Our well line broke this week. We live far from city water—or gas, or waste collection. We compost scraps, haul our own recycling, burn paper instead of flushing it to some unknown but surely polluted location. The issue coincided with days of heavy rain, welcome in New Mexico but also saturating the ground and thus postponing repairs. We haven’t had running water since Tuesday, especially inconvenient as we planned to host beloved friends coming here to lead Yom Kippur services.
Every hour has brought a reminder of how dependent I am on the conveniences of modern life (even our boondocks version). My body turns on the tap over and over before my mind remembers that no water will be forthcoming. I think of the people in Puerto Rico suffering from the pernicious neglect of a government that purports to watch over them. Those with homes still standing, how often do their bodies flip a light switch before their minds turn to wondering how they will survive in cities and towns without electricity?
I wash my face with a cup of filtered water purchased from the supermarket and think of the writer from Tamil Nadu I once met at an international gathering. As waiters refilled our sparkling glasses from crystal pitchers, he pointed to the tumbler next to his plate and said, “This is how much water I wash in every day.” I think about the people in Flint, Michigan, the people standing with Standing Rock for the truth that water is life, the people on Dine lands here in the Southwest and in the developing world across the planet for whom clean water has become a luxury, a profit center for corporations, a memory of what has been lost.
I find myself worrying about how much longer we will have to wait for repairs to our well, how much they will cost, and then I think of the people in Houston—like those in New Orleans and New York before them—waiting for years, sometimes forever, to return to their homes.
Underneath all the logic and analysis, I am a superstitious person. I have a bunch of little habits—knocking wood, being careful not to step over someone lying on the floor, holding a piece of thread between my teeth if I must reattach a button to a garment I am wearing (that one insures you don’t sew up your brains, according to my grandmother)—that also live in my body, rituals my body performs before my mind even knows they are happening. It is very easy for me to interpret a setback as a punishment. The reactive voice resounding in my head speaks the words I have heard so many times from others coping with misfortune: “Why is this happening now? Why is this happening to me?”
My conscious mind does not for one moment believe that things like broken well lines, as with broken arms, are anything but random occurrences. I don’t for a second believe there is an Accountant in the sky meting out rewards and punishments. Experience has taught me that sometimes the evil prosper and the good suffer—and just as often, vice versa. Nevertheless, those kneejerk superstitions have become part of my body’s operating system. The challenge is to ignore or dismiss them instead of entertaining the illusion that they are voicing truth.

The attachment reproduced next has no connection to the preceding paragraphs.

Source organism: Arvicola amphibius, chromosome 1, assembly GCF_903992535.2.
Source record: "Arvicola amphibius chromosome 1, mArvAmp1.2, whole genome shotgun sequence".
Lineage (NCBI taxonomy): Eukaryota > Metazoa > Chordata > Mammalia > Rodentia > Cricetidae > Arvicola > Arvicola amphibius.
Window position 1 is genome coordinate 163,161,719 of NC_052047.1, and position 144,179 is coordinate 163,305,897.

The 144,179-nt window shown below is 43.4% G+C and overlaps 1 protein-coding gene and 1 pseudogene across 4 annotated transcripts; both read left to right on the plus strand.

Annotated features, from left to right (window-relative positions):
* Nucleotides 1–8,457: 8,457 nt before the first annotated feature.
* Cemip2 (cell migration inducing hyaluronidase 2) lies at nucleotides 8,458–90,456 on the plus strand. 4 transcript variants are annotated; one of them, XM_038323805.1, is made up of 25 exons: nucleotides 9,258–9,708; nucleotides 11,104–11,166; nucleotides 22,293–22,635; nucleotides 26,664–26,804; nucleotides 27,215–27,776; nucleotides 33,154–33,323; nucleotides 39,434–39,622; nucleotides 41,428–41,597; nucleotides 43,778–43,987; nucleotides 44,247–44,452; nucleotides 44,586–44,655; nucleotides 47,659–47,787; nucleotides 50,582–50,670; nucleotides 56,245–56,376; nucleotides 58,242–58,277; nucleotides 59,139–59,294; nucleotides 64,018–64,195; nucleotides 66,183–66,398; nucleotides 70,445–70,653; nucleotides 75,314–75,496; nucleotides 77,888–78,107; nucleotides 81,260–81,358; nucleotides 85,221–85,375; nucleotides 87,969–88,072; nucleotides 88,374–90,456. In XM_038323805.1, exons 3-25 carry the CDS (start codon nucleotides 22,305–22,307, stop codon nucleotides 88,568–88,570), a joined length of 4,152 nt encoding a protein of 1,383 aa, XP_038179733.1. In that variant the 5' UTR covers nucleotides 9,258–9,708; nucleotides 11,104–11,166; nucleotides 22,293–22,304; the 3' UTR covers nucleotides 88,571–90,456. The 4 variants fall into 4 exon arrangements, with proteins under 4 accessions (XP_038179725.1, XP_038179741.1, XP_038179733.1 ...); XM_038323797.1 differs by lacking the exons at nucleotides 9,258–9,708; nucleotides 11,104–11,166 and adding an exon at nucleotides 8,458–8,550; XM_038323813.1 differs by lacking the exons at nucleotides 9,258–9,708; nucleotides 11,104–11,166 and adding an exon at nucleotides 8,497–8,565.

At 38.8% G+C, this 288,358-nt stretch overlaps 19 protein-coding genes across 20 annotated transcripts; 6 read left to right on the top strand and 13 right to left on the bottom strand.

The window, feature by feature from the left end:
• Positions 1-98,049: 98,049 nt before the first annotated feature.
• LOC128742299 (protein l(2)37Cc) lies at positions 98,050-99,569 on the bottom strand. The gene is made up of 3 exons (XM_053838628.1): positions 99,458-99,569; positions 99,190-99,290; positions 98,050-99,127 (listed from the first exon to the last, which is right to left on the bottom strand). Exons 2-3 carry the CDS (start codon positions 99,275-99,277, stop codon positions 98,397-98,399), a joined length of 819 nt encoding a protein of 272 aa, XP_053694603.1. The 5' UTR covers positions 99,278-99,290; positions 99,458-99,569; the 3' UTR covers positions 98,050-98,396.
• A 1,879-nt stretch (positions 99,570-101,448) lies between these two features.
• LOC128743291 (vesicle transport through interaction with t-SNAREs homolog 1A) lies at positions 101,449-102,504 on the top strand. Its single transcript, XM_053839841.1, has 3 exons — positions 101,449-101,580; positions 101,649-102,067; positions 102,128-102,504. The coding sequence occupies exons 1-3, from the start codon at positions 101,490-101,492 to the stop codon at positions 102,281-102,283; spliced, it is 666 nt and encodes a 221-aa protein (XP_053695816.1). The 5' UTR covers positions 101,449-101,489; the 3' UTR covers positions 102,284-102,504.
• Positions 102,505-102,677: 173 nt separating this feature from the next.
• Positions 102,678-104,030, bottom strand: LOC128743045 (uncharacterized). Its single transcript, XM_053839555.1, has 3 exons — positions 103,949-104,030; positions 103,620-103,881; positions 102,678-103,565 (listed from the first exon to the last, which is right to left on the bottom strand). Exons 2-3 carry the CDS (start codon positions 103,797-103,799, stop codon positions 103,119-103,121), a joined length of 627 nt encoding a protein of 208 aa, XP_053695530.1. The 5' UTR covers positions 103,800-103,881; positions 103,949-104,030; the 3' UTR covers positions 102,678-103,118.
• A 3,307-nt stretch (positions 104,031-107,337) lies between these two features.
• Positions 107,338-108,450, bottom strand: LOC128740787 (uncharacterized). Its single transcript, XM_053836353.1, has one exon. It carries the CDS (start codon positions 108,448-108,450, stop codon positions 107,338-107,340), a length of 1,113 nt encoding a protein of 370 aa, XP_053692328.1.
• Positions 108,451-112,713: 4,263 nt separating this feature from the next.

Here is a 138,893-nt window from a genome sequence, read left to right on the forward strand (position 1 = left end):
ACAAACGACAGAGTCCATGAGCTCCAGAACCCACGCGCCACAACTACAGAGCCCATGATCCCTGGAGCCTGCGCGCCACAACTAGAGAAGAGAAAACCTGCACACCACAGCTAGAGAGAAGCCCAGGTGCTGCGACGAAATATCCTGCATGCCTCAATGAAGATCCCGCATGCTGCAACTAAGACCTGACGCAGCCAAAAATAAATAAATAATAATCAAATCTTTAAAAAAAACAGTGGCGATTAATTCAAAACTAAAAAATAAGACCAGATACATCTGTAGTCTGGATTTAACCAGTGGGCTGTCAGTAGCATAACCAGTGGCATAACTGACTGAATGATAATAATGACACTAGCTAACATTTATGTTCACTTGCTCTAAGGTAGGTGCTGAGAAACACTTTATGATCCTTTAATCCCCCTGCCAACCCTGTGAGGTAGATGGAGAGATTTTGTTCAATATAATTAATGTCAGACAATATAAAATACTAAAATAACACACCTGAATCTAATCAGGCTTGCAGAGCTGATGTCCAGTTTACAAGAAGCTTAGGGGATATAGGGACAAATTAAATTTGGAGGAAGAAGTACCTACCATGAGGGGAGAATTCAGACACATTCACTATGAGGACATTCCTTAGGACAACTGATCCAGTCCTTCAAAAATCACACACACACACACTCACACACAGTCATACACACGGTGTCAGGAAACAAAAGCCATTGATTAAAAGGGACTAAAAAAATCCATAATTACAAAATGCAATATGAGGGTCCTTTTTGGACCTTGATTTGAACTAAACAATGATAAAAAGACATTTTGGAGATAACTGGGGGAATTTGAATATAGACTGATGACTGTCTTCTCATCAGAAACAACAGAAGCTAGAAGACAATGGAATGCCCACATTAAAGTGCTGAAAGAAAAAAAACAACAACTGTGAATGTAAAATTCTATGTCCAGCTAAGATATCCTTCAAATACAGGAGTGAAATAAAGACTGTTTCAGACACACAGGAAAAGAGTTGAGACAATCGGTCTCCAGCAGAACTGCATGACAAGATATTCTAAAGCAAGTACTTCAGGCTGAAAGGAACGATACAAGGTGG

For a day or so after the water disappeared, though, it was a struggle. Here we are, right in the middle of the High Holidays, when I am inventorying my soul and actions and doing all I can to set right those places where I’ve missed the mark, when I am opening myself to whatever message comes to me before the gates which have opened to receive our prayers close at the end of Yom Kippur. The voice in my head kept asking me what I had done to deserve the disruption of my process of reorientation to what matters most.
And then the message came to me. This is the process. I was reminded to be grateful for what I have grown accustomed to receiving without conscious awareness, to notice and cherish the many gifts each day brings unbidden, and to allow compassion to flow in thought and action toward those whose ordinary reality has been ruptured not only by storms, but by the human actions that made their consequences so much worse.
There is a teaching that we should say 100 blessings each day. In the Jewish tradition, blessings are both mindfulness practice—stopping before you eat to acknowledge the Force that brings forth bread from the earth, rather than just wolfing down the food—and gratitude practice, offering thanks for the bounty of the world and our part in it. So the lesson I draw from our well is this blessing, one I hope for myself and for you: may we remain aware of what we receive and remember to be grateful, not falling into the illusion that comfort is our entitlement, but using our gifts to pursue the well-being of all.
“You Don’t Miss Your Water,” by Marva Wright.
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